States that have adopted the Affordable Care Act’s (ACA) Medicaid expansion had a much lower uninsured rate in 2016 than states that haven’t, and the gap continues to widen, new Census data show.
Some 6.5 percent of the people in the 31 states (including the District of Columbia) that expanded Medicaid by January 2016 lacked health insurance that year, compared with 11.7 percent in the 20 non-expansion states, according to the Census Bureau’s American Community Survey. (Since January 2016, Louisiana has expanded Medicaid.)
The gap in uninsured rates between expansion states and non-expansion states has grown in three consecutive years, from 4.1 percentage points in 2013 to 5.2 percentage points in 2016 (see chart). If the uninsured rate had fallen in non-expansion states at the same rate since 2013 as it did in expansion states, an additional 4.0 million uninsured Americans would have had coverage last year.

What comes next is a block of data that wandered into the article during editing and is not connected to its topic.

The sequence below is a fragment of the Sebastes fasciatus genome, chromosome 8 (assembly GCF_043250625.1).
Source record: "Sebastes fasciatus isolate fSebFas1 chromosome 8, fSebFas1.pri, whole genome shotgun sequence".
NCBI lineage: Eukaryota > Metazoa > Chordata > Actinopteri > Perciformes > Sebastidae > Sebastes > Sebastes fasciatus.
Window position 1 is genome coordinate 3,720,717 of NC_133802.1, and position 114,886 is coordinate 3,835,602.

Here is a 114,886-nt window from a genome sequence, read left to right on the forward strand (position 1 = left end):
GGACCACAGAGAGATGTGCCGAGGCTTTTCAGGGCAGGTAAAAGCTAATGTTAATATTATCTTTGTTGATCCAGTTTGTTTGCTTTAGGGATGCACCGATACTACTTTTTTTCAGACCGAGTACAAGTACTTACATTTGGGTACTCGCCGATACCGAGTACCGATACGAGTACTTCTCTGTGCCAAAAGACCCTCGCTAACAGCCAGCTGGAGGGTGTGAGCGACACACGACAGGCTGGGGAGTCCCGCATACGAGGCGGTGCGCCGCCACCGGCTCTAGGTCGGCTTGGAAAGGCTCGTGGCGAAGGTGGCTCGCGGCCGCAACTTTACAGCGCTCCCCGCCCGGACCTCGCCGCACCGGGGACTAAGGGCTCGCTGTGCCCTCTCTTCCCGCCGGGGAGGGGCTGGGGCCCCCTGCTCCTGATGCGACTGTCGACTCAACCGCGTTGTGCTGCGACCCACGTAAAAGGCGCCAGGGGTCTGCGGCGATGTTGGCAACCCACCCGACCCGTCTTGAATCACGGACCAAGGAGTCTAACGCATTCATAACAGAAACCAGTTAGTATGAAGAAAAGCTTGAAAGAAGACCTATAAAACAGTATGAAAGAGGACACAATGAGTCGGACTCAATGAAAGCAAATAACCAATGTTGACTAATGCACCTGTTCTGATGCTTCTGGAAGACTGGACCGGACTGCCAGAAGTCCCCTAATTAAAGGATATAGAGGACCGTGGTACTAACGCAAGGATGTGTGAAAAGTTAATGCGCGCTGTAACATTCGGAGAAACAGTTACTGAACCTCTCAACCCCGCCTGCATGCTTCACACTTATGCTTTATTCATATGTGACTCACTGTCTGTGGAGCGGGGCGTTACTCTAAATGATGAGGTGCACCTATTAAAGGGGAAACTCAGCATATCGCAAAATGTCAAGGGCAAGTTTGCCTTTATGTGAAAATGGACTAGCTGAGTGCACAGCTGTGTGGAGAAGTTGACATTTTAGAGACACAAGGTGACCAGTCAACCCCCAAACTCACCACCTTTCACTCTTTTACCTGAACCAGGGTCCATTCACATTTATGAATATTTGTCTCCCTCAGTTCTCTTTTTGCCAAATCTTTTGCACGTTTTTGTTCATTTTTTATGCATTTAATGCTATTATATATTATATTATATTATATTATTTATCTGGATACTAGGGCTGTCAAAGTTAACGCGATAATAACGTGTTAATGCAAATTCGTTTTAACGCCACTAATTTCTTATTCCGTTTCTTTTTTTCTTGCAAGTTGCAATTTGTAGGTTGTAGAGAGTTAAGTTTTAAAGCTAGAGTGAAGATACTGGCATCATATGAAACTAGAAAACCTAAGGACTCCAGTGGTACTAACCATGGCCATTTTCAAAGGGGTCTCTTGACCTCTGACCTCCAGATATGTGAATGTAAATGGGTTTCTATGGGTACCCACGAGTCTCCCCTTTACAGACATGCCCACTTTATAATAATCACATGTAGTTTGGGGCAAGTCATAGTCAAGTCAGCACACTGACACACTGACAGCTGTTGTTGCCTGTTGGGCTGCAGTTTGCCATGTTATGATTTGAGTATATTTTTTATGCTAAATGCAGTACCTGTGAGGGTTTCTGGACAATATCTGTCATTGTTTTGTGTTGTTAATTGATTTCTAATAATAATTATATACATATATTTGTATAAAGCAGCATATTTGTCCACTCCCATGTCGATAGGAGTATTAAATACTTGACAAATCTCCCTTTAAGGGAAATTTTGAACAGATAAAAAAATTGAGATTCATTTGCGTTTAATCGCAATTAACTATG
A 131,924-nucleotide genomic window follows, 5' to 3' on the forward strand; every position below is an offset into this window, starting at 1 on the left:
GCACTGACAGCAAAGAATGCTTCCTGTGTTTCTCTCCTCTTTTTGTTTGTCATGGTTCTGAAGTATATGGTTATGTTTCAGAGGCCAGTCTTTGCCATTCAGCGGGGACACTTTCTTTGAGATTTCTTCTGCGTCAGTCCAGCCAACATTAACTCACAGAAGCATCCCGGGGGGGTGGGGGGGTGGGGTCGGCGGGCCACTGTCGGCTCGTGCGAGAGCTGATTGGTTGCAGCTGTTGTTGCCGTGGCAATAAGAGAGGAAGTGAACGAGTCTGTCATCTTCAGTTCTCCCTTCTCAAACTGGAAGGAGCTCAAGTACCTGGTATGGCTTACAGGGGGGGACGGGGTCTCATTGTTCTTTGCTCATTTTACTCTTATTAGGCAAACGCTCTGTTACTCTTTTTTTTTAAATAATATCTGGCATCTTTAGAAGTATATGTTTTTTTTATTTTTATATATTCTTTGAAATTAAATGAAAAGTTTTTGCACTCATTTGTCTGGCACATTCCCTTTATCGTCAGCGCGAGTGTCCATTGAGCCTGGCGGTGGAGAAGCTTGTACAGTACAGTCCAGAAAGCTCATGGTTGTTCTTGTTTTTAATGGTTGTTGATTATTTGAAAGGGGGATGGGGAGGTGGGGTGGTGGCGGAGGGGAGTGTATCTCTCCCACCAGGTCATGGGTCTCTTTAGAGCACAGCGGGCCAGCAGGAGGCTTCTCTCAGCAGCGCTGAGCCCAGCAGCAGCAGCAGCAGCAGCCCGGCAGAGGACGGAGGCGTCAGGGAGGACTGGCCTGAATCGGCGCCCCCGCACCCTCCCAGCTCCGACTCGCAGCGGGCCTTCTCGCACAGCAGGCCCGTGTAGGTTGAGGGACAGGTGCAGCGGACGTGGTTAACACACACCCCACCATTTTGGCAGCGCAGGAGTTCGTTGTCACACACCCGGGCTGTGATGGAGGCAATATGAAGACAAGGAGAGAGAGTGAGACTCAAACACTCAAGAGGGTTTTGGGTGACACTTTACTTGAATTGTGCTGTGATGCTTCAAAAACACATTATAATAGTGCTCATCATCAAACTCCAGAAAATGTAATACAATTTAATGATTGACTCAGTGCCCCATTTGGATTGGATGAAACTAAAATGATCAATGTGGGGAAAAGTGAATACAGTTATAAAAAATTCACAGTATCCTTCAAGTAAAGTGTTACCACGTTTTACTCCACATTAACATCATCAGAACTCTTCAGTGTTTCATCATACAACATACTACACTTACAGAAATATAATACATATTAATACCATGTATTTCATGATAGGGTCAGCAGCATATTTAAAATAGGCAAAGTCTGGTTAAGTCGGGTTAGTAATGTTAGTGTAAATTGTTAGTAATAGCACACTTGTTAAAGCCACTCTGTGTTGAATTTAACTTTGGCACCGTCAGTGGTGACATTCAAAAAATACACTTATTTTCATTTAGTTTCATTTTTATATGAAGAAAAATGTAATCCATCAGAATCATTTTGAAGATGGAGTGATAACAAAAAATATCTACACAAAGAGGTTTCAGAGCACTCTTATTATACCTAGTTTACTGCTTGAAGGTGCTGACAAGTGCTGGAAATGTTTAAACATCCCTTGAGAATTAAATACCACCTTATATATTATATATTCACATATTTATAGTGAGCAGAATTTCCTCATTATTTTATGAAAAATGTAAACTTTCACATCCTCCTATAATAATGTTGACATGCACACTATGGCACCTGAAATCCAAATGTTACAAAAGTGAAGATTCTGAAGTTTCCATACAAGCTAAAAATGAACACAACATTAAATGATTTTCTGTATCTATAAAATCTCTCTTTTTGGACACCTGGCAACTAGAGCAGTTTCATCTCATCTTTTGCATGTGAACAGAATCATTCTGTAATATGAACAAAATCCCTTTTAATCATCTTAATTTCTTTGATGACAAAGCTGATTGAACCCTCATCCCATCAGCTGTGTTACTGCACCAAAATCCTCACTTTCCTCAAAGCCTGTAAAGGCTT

The ACA’s Medicaid expansion allows states to cover all non-elderly adults with incomes up to 138 percent of the federal poverty line — including, for the first time, low-income adults without children. The federal government picked up all expansion costs through 2016 and will continue to pay at least 90 percent of the cost thereafter. In addition to health coverage gains, expansion states have experienced improvements in residents’ health and financial well-being, and many also have seen budget savings as demand for state-funded health programs that serve the same population has dropped.